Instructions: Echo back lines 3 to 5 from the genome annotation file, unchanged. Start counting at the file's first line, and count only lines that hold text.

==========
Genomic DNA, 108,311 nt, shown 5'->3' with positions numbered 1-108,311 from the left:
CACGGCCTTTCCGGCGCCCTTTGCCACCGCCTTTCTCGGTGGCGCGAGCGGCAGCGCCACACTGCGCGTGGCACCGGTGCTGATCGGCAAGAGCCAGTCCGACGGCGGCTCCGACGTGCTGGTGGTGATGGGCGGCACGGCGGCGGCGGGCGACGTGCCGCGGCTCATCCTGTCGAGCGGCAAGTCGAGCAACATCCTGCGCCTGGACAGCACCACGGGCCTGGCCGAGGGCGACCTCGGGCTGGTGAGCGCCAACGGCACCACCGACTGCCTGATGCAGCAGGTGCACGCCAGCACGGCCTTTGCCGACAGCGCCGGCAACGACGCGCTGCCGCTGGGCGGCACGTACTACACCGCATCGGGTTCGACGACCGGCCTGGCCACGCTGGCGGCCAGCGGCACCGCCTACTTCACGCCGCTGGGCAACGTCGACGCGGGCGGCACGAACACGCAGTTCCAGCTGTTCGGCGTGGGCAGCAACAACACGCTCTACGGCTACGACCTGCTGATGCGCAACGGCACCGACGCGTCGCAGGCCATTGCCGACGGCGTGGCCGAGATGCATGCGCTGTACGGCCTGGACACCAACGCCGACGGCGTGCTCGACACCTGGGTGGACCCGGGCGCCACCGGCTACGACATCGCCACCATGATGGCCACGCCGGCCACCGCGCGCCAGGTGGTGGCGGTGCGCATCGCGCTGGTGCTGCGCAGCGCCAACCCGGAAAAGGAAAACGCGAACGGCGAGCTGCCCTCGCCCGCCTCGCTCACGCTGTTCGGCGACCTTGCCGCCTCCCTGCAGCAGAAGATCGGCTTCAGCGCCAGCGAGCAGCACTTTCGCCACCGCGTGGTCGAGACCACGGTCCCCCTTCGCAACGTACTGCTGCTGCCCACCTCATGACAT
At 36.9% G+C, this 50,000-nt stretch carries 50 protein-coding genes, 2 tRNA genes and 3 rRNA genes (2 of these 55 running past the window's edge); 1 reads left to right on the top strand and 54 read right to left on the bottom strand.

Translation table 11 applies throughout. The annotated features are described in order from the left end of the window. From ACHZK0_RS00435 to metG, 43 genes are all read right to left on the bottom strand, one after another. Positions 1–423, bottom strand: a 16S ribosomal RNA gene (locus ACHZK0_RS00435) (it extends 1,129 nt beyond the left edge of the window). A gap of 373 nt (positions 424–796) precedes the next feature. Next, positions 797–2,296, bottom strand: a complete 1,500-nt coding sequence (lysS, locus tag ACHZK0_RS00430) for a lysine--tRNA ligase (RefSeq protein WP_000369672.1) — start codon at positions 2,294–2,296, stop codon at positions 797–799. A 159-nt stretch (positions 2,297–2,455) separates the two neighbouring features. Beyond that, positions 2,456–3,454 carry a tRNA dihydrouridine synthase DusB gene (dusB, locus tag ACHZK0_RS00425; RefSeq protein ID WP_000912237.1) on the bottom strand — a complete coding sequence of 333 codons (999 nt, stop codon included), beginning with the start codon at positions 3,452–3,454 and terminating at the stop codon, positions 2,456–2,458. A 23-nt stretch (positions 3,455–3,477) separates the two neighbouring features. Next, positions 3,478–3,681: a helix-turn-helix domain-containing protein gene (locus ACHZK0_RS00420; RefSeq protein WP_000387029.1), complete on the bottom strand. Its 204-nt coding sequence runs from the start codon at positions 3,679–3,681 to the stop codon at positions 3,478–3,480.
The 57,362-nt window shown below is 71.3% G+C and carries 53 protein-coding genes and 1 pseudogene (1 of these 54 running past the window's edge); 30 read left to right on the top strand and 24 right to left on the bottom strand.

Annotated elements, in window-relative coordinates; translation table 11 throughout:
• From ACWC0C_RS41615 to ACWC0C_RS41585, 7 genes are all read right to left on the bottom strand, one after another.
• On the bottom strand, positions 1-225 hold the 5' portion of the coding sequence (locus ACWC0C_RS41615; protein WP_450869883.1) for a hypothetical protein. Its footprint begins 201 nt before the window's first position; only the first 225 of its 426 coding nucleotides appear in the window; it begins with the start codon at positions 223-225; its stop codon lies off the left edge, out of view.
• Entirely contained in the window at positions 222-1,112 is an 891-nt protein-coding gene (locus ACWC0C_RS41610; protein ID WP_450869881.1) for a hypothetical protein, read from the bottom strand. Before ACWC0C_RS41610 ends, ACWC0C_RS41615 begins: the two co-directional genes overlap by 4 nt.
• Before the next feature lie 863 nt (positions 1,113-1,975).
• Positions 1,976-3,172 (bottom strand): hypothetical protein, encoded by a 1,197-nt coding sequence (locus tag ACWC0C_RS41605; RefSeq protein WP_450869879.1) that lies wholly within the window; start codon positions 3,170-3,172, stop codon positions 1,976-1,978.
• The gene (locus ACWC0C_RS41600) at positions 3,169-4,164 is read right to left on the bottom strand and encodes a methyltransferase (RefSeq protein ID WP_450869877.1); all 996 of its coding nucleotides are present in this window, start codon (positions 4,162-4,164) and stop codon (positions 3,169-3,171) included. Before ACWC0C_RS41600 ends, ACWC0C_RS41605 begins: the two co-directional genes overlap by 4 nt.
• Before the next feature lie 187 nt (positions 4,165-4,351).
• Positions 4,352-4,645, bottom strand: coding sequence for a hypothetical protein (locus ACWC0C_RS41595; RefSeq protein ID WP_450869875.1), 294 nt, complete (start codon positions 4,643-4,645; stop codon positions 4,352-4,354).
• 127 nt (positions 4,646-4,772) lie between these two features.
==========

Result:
At 36.9% G+C, this 50,000-nt stretch carries 50 protein-coding genes, 2 tRNA genes and 3 rRNA genes (2 of these 55 running past the window's edge); 1 reads left to right on the top strand and 54 read right to left on the bottom strand.

Translation table 11 applies throughout. The annotated features are described in order from the left end of the window. From ACHZK0_RS00435 to metG, 43 genes are all read right to left on the bottom strand, one after another. Positions 1–423, bottom strand: a 16S ribosomal RNA gene (locus ACHZK0_RS00435) (it extends 1,129 nt beyond the left edge of the window). A gap of 373 nt (positions 424–796) precedes the next feature. Next, positions 797–2,296, bottom strand: a complete 1,500-nt coding sequence (lysS, locus tag ACHZK0_RS00430) for a lysine--tRNA ligase (RefSeq protein WP_000369672.1) — start codon at positions 2,294–2,296, stop codon at positions 797–799. A 159-nt stretch (positions 2,297–2,455) separates the two neighbouring features. Beyond that, positions 2,456–3,454 carry a tRNA dihydrouridine synthase DusB gene (dusB, locus tag ACHZK0_RS00425; RefSeq protein ID WP_000912237.1) on the bottom strand — a complete coding sequence of 333 codons (999 nt, stop codon included), beginning with the start codon at positions 3,452–3,454 and terminating at the stop codon, positions 2,456–2,458. A 23-nt stretch (positions 3,455–3,477) separates the two neighbouring features. Next, positions 3,478–3,681: a helix-turn-helix domain-containing protein gene (locus ACHZK0_RS00420; RefSeq protein WP_000387029.1), complete on the bottom strand. Its 204-nt coding sequence runs from the start codon at positions 3,679–3,681 to the stop codon at positions 3,478–3,480.
The 57,362-nt window shown below is 71.3% G+C and carries 53 protein-coding genes and 1 pseudogene (1 of these 54 running past the window's edge); 30 read left to right on the top strand and 24 right to left on the bottom strand.